Presented at the 9th Annual Meeting of the American Hepato-Pancreato-Biliary Association, 12–15 March 2009, Miami, FL, USA.
Role of preoperative biliary drainage of liver remnant prior to extended liver resection for hilar cholangiocarcinoma
Article first published online: 22 JUL 2009
© 2009 International Hepato-Pancreato-Biliary Association
Volume 11, Issue 5, pages 445–451, August 2009
How to Cite
Kennedy, T. J., Yopp, A., Qin, Y., Zhao, B., Guo, P., Liu, F., Schwartz, L. H., Allen, P., D'Angelica, M., Fong, Y., DeMatteo, R. P., Blumgart, L. H. and Jarnagin, W. R. (2009), Role of preoperative biliary drainage of liver remnant prior to extended liver resection for hilar cholangiocarcinoma. HPB, 11: 445–451. doi: 10.1111/j.1477-2574.2009.00090.x
- Issue published online: 22 JUL 2009
- Article first published online: 22 JUL 2009
- Received 14 April 2009; accepted 12 May 2009
- hilar cholangiocarcinoma;
- klatskin tumor;
- biliary drainage
Background: In patients with hilar cholangiocarcinoma, ipsilateral en bloc hepatic resection improves survival but is associated with increased morbidity. Preoperative biliary drainage of the future liver remnant (FLR) and contralateral portal vein embolization (PVE) may improve perioperative outcome, but their routine use is controversial. This study analyses the impact of FLR volume and preoperative biliary drainage on postoperative hepatic insufficiency and mortality rates.
Methods: Patients who underwent hepatic resection and for whom adequate imaging data for FLR calculation were available were identified retrospectively. Patient demographic, operative and perioperative data were recorded and analysed. The volume of the FLR was calculated based on the total liver volume and the volume of the resection that was actually performed using semi-automated contouring of the liver on preoperative helical acquired scans. In patients subjected to preoperative biliary drainage, the preoperative imaging was reviewed to determine if the FLR had been decompressed. Hepatic insufficiency was defined as a postoperative rise in bilirubin of 5 mg/dl above the preoperative level that persisted for >5 days postoperatively. Operative mortality was defined as death related to the operation, whenever it occurred.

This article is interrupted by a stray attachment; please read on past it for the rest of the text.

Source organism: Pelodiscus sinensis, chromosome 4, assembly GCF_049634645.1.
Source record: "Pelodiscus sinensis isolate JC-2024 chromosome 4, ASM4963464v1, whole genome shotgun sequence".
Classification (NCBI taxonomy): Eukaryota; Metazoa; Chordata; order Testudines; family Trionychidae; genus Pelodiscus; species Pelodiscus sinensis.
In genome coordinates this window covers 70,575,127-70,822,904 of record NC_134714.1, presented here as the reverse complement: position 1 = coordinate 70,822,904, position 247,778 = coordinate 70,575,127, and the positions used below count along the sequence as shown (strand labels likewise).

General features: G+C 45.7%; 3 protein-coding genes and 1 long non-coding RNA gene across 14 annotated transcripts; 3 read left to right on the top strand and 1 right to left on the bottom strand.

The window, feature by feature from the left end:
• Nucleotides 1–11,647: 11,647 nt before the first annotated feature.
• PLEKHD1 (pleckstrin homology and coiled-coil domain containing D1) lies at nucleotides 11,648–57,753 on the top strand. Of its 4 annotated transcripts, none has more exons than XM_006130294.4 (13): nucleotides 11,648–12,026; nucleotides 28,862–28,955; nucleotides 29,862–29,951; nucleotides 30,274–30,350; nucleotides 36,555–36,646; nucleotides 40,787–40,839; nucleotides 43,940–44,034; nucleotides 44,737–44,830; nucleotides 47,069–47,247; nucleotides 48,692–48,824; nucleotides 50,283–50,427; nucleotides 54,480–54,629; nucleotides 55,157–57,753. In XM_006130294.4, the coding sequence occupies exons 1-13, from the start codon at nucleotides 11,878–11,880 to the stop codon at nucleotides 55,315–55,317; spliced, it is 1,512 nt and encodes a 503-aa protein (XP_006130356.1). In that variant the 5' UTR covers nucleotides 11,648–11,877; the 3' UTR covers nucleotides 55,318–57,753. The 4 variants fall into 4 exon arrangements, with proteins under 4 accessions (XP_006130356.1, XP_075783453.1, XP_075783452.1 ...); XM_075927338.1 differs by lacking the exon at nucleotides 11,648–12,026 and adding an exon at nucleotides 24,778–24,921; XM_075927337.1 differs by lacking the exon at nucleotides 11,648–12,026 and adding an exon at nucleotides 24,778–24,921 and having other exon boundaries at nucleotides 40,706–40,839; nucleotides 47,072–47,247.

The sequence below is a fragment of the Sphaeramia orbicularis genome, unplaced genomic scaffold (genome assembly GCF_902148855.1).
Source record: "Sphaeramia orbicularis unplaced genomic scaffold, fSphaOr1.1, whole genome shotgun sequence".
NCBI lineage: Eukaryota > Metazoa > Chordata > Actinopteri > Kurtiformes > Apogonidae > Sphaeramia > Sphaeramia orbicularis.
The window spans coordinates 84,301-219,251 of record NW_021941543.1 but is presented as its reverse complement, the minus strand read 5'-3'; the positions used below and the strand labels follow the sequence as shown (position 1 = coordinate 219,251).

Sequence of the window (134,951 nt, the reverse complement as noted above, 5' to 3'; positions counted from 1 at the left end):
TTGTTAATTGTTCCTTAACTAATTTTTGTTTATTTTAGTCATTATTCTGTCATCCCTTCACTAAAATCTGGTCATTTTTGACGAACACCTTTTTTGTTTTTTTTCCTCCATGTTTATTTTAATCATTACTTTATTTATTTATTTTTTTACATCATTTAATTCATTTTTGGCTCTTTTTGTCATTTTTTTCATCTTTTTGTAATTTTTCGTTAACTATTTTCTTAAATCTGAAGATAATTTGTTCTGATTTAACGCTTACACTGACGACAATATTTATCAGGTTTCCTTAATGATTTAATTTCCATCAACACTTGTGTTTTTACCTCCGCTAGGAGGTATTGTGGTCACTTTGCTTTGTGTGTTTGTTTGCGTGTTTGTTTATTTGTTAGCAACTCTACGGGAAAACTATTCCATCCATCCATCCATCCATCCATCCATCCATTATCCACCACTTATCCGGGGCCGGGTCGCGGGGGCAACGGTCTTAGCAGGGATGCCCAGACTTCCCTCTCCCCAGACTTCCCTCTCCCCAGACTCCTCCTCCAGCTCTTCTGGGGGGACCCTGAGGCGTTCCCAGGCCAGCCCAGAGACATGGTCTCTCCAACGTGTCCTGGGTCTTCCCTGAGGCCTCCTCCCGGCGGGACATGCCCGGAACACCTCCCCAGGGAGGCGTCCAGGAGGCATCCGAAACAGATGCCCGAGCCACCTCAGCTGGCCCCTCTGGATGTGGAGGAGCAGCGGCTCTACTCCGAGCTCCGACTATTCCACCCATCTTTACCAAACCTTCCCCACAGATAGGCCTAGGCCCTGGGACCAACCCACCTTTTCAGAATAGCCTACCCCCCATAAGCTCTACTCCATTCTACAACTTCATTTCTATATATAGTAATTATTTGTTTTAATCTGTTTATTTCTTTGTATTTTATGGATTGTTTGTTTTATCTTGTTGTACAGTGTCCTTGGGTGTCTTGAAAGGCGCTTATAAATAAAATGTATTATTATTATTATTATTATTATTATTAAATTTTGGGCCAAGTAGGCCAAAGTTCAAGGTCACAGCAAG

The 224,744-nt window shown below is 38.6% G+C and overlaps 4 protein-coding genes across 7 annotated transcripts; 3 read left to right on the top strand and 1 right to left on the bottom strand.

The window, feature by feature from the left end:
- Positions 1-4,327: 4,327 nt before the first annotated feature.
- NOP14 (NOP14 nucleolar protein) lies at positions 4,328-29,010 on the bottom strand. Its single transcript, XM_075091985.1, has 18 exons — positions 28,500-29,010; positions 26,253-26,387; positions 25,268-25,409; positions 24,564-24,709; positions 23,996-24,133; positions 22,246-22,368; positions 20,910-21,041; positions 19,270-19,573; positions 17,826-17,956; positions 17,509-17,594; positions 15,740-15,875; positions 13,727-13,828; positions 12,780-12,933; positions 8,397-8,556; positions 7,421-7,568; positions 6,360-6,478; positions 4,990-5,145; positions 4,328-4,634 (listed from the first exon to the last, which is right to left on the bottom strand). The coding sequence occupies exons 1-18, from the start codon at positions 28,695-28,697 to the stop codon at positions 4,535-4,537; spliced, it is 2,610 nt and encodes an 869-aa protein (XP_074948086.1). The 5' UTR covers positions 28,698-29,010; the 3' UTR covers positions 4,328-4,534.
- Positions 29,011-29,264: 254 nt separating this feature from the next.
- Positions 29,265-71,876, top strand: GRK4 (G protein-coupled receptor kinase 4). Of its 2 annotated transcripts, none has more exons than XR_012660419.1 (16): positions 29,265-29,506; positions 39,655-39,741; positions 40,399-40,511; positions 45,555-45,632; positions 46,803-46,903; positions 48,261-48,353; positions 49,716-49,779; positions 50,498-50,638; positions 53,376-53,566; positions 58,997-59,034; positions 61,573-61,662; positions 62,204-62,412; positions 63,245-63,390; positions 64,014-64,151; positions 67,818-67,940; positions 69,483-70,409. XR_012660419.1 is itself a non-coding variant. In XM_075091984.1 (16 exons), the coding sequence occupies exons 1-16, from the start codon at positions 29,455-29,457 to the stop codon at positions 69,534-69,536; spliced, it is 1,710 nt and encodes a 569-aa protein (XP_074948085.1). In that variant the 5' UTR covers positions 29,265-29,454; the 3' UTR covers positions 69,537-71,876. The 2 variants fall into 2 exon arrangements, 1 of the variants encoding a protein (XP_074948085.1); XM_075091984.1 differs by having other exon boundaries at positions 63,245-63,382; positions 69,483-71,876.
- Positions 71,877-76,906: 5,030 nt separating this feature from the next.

Results: Sixty patients were identified who underwent hepatic resection between 1997 and 2007 and for whom imaging data were available for analysis. During this period, preoperative biliary drainage of the FLR was used selectively and PVE was used in only one patient. The mean age of the patients was 64 ± 11.6 years and 68% were male. The median length of stay was 14 days and the overall morbidity and mortality were 53% and 10%, respectively. Preoperative FLR volume was a predictor of hepatic insufficiency and death (P= 0.03). A total of 65% of patients had an FLR volume ≥30% (39/60) of the total volume. No patient in this group had hepatic insufficiency, but there were two operative deaths (5%), both occurring in patients who underwent preoperative biliary drainage. By contrast, in the group with FLR < 30% (21/60, 35%), hepatic insufficiency was seen in five patients and operative mortality in four patients, and were strongly associated with lack of preoperative biliary drainage of the FLR (P= 0.009). Patients with an FLR ≥ 30% were more likely to have radiographic evidence of ipsilateral lobar atrophy and hypertrophy of the FLR (46.2% vs. 9.5% in patients with FLR < 30%; P= 0.004).
Conclusions: In patients undergoing liver resection for hilar cholangiocarcinoma, FLR volume of < 30% of total liver volume is associated with increased risk for hepatic insufficiency and death. Preoperative biliary drainage of the FLR appears to improve outcome if the predicted volume is < 30%. However, in patients with FLR ≥ 30%, preoperative biliary drainage does not appear to improve perioperative outcome and, as many of these patients have hypertrophy of the FLR, PVE is likely to offer little benefit.